January 21

I'm taking the train from Singapore to Kuala Lumpur today. It's about a 7 hour trip. I could have taken the bus or flown, but any method is basically all day so I decided to go for the train.

There's a small market across the street from the Singapore station where this woman was making sandwiches for about $1.50 usd. Four sandwiches to be precise. You got the whole loaf of bread with the jam, margarine, and peanut butter for $1.50.

I ate the whole thing.
The train was a good ride through basically the jungle...
...and hours of these palm groves from which they produce palm oil (if I got it right from the internet...).
C.O.L.D. It was so cold on that train. I had to get out my airplane socks it was so cold.
After having eaten the loaf of bread sandwiches I wasn't hungry again until long after dark, and I usually don't go out after dark, but I was hungry and this place was just down the block.

I had to have the Thai soup even though I'm here in Malaysia, and it was puuuuurfect - all the right ingredients that the Thai places in LA don't always have with just the right kind of heat, not just adding red pepper flakes. Oh so good.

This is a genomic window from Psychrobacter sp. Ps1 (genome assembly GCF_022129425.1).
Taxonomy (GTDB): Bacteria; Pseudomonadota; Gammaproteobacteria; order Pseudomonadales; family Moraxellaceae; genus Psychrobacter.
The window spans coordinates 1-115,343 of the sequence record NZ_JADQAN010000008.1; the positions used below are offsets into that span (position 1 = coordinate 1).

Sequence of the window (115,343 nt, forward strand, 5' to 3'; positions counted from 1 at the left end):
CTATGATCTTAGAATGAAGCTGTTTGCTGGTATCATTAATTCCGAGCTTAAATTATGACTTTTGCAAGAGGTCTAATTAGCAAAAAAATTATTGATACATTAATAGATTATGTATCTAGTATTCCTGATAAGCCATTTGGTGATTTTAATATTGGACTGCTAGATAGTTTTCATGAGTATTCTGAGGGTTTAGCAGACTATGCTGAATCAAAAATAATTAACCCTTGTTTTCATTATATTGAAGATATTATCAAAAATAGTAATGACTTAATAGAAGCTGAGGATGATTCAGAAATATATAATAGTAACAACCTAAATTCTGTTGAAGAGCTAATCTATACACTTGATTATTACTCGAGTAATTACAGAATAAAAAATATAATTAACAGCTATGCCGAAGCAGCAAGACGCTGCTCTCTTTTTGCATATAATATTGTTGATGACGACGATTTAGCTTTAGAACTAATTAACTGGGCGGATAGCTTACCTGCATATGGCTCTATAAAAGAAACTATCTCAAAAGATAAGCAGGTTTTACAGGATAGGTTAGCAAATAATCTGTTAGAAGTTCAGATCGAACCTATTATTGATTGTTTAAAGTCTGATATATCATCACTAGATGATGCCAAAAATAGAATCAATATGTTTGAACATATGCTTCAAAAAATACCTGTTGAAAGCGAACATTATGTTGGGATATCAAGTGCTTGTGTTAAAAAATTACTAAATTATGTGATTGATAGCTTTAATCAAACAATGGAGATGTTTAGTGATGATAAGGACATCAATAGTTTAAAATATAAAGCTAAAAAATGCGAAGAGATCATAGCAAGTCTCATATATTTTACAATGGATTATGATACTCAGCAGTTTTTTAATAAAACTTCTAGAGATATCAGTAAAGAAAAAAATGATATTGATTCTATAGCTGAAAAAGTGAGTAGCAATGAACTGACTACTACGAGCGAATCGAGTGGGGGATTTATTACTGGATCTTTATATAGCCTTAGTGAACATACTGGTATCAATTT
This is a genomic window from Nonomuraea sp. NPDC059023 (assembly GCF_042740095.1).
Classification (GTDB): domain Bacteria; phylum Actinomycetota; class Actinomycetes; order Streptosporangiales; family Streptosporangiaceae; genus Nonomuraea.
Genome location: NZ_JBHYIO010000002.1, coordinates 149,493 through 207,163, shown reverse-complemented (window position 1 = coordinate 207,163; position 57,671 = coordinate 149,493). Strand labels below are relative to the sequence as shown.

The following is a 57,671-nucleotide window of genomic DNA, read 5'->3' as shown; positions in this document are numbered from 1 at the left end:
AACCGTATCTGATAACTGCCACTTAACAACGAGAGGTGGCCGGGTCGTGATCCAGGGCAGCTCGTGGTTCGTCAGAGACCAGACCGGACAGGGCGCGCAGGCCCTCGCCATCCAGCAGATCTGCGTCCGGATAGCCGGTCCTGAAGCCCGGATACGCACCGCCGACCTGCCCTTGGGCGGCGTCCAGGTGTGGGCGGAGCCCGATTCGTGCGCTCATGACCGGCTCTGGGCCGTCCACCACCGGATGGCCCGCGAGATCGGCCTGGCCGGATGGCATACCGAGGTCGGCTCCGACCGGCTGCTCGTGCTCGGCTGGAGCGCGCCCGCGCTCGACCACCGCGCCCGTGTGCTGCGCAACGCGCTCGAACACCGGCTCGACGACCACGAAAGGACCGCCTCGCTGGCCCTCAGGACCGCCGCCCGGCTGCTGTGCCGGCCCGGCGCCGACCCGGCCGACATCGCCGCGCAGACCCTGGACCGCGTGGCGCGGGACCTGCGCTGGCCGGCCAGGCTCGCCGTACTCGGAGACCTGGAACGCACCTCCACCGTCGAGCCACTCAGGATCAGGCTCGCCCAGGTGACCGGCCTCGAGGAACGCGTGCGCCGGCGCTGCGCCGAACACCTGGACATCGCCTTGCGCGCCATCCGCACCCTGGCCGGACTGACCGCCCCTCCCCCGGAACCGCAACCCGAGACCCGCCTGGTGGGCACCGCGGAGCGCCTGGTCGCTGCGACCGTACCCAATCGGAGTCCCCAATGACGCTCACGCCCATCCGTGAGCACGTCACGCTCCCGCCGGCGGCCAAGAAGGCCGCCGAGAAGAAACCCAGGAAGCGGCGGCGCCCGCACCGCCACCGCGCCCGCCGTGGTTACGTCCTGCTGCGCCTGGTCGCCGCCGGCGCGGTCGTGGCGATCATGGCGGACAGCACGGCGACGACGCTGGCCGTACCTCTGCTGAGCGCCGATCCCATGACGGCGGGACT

I say puuuuurfect because...
...it's my first cat of the trip! He hung around my seat the whole time. Aww, kitty kitty!
January 22

Welcome to the Kuala Lumpur Bird Park, according to their promotional material, the "World's Largest Free-flight Walk-in Aviary".
It was fun and the weather was perfect - almost totally overcast but balmy and with the occasional misty-rain and soft breeze I was cool and happy.
I spent some time trying to get these guys hidden in a bush and then after that I noticed 100 more.
Eating papayas. Looked good to me too.
This whole tree was full of nesting birds and it might be that they have over-reached critical mass with some of the breeds.
A feeding tree, one of many.
The KL Tower, Menara Kuala Lumpur, one of the landmark buildings of Kuala Lumpur.
The dome of the Islamic Arts Museum and a minaret from the National Mosque.
Another shot of the dome.
The welcome sign...
...and the welcome plaza.
They had a large collection of illuminated Qurans and otherwise their displays were highly curated in that there were just a few perfect examples of the topic at hand.
There was a large display of historic mosques all built to scale with very interesting write-ups. I'm glad to have seen it.
Waiting for a taxi under the portico of the museum.